Jhumpa Lahiri begins her memoir of two years in Italy with a water metaphor. Rather than thirst in Rome’s heat or a watery rebirth, the imagery of swimming around a lake seduced me. So starts Lahiri’s story of writing in a language neither her parents’ Bengali nor the English she learned easily in pre-school in the U.S. While English is the language in which she writes most proficiently, deftly carving her Pulitzer-prize-winning fiction, Lahiri chose to write this first-person account of living abroad in Italian.
. . . no gelato, nary a glass of wine
Likely my love of swimming—especially in natural mountain lakes like the one she describes in her opening—as well as my love of Italian, drew me in to Lahiri’s tale. But the story itself kept me reading. Rather than the typical travel or expatriate narrative of recent years (think Elizabeth Gilbert’s Eat, Pray, Love or Frances Mayes’s Under the Tuscan Sun), Lahiri’s journey is not one of an American consuming food, drink and culture. There is no gelato, nary a glass of wine. Her memoir focuses instead on estrangement. From neither patria nor spiritual past, the estrangement is that caused by language itself—both tool and medium on which a writer’s life depends.
. . . swimming across rather than around the edges
Lahiri acknowledges that she gave herself this challenge in part because of what others have also articulated—a love of the musical sound, rhythms and history of Italian. Recalling words ricocheting from Florence’s stone streets and walls one chilly December when she was an undergraduate, she also explains her attempts to learn the language throughout years of personal study and private lessons with native speakers. Realizing that the means to achieving fluency consists only in living in a place where a person is surrounded by the language–or swimming across rather than around the edges–like that watery fluid of the dark lake with which In Other Words opens, she moved with her husband and children to Rome.
The two years’ experiment on Italian soil sets the stage for the memoir, but time does not control the narrative. Rather, Lahiri shapes her work thematically, using metaphors and chapter titles—walls, bridges, and the like—to emphasize her points. Often poignant, without Bill Bryson’s humor, In Other Words appeals to any who savor language and what it means to struggle with learning and communicating in another medium.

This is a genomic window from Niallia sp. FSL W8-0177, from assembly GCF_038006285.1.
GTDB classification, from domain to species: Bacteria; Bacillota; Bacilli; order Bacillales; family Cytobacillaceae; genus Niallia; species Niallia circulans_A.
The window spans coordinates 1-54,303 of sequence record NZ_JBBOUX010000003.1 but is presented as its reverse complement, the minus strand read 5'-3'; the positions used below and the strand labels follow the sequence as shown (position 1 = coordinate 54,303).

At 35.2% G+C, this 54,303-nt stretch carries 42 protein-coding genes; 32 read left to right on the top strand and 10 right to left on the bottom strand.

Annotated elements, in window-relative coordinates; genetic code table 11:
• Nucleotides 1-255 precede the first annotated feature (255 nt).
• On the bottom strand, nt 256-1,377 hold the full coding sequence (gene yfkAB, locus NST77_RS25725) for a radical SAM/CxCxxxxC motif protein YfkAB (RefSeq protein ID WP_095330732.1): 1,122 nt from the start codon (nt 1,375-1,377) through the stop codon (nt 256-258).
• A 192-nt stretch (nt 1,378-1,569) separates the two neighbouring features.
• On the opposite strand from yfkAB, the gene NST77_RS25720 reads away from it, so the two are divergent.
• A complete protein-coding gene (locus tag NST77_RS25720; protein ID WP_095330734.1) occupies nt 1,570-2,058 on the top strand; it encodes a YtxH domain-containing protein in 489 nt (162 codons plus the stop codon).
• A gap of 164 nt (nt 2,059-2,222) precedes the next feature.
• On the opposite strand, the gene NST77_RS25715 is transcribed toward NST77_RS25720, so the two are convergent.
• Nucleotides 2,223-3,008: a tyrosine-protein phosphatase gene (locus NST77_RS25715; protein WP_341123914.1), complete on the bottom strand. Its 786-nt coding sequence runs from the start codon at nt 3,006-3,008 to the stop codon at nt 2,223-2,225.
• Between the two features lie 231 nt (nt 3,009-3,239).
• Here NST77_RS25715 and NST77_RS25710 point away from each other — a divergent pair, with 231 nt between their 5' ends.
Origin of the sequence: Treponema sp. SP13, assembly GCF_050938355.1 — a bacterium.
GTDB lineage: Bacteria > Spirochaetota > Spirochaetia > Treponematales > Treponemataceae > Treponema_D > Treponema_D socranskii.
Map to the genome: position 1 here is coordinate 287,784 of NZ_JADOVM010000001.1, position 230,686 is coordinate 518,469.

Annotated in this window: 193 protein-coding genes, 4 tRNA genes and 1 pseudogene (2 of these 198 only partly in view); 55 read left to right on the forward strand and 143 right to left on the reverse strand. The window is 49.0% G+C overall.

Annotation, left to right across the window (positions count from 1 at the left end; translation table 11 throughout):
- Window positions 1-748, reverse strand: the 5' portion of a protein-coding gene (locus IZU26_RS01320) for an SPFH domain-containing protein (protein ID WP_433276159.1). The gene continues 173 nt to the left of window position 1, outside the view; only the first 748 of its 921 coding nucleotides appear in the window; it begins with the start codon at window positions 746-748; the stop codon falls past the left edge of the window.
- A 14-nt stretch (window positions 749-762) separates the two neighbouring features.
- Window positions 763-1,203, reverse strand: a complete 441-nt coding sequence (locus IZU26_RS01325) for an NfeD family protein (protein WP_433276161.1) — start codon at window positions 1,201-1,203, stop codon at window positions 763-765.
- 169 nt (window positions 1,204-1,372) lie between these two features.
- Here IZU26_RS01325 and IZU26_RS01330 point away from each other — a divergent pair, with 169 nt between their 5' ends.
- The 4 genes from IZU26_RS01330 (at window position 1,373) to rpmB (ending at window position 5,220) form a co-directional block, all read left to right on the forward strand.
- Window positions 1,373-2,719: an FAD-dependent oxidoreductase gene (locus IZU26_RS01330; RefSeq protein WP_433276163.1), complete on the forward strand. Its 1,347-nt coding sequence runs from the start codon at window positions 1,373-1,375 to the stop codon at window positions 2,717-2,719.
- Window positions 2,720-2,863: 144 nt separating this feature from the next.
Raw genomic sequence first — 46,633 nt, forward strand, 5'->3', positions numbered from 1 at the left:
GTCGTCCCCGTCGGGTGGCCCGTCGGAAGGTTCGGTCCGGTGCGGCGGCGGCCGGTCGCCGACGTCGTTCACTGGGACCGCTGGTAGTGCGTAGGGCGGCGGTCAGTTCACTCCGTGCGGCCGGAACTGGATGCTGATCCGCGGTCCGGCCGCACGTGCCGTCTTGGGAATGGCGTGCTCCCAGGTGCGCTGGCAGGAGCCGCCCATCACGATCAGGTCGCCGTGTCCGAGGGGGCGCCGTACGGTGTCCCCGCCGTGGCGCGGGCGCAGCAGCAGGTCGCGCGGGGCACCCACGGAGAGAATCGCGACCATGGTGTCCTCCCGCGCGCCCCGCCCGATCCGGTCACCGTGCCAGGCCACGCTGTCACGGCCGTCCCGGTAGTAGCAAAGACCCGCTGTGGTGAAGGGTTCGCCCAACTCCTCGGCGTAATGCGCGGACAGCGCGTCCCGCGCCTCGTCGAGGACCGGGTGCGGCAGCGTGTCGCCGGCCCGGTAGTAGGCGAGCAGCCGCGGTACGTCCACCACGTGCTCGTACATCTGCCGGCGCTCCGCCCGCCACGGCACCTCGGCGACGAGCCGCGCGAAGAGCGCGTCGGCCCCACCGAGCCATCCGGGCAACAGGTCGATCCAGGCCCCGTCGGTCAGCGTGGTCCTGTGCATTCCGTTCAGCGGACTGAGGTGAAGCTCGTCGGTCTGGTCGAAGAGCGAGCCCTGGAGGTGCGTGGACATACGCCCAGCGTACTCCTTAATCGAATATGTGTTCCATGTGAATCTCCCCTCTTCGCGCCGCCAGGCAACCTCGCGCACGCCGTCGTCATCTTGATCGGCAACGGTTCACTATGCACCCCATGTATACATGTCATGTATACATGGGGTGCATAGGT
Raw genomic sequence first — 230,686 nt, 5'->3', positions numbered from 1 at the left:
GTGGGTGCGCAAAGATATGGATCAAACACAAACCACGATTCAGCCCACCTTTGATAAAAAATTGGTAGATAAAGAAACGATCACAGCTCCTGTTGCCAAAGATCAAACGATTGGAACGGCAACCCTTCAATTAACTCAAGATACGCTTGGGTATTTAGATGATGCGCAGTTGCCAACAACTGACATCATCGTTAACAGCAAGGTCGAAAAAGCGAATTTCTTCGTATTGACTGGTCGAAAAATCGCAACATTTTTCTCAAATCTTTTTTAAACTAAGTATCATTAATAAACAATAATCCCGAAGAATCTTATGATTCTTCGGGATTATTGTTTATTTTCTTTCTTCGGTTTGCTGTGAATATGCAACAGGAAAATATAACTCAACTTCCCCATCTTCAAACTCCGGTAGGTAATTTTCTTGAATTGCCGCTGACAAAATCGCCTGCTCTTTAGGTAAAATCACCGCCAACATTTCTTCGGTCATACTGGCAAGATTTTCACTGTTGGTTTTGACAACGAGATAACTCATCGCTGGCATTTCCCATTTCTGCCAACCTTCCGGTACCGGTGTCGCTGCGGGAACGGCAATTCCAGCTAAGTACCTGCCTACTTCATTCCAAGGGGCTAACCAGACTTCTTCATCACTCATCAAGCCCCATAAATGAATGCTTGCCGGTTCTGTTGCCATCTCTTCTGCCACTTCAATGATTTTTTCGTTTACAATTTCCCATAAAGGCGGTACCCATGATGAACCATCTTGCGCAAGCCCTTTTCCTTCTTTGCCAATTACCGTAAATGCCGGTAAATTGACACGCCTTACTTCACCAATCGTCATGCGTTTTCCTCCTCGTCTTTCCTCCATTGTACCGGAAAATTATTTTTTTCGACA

Yet the book is much more than that. It is also about writing, and the challenges writers face as they attempt to select words to express themselves.
. . . the book is about being Other
Most importantly, the book is about being Other. My favorite scene in Lahiri’s story is one in which she recounts an encounter with a female sales clerk in Salerno. Following a detailed exchange over types, colors and sizes of pants to purchase for Lahiri’s two children, the clerk, seeing her as Other, asks where she is from. But the clerk treats Lahiri’s husband, who is called “Alberto” and often passes for Italian due to his looks, differently. Although he responds only in simple, short phrases to his wife’s questions, the clerk says he speaks Italian very well. A first read of the passage, for any females who have been in Italy, smacks of gender hierarchy–a preference for males over females. Yet, as Lahiri renders it, it’s about Other appearances. While Alberto looks Italian, she looks neither American nor Italian. So it goes with her appearance as with her language. She is “foreign.”
To emphasize this tale of estrangement and otherness and the ever-present gap in her own skills, Lahiri insisted upon a translation into English by someone other than herself. The result is English translated by Ann Goldstein. (Well-known as New Yorker contributing author, Goldstein is also translator of the Elena Ferrante novels.) Here English and Italian appear together as parallel texts within one volume, contributing to the magic of In Other Words. If there are any drawbacks to Lahiri’s work, they are few. There is the usual self-indulgence of memoir writing. This book is all about her—it lacks the rich characters and relationships of her fiction. And, understandably, the prose is not as poetic. Both these shortcomings, however, seem to be part of Lahiri’s point—they emphasize the isolation she seeks to convey and the limitations of connecting through language. Lahiri’s linguistic experiment is worth the read.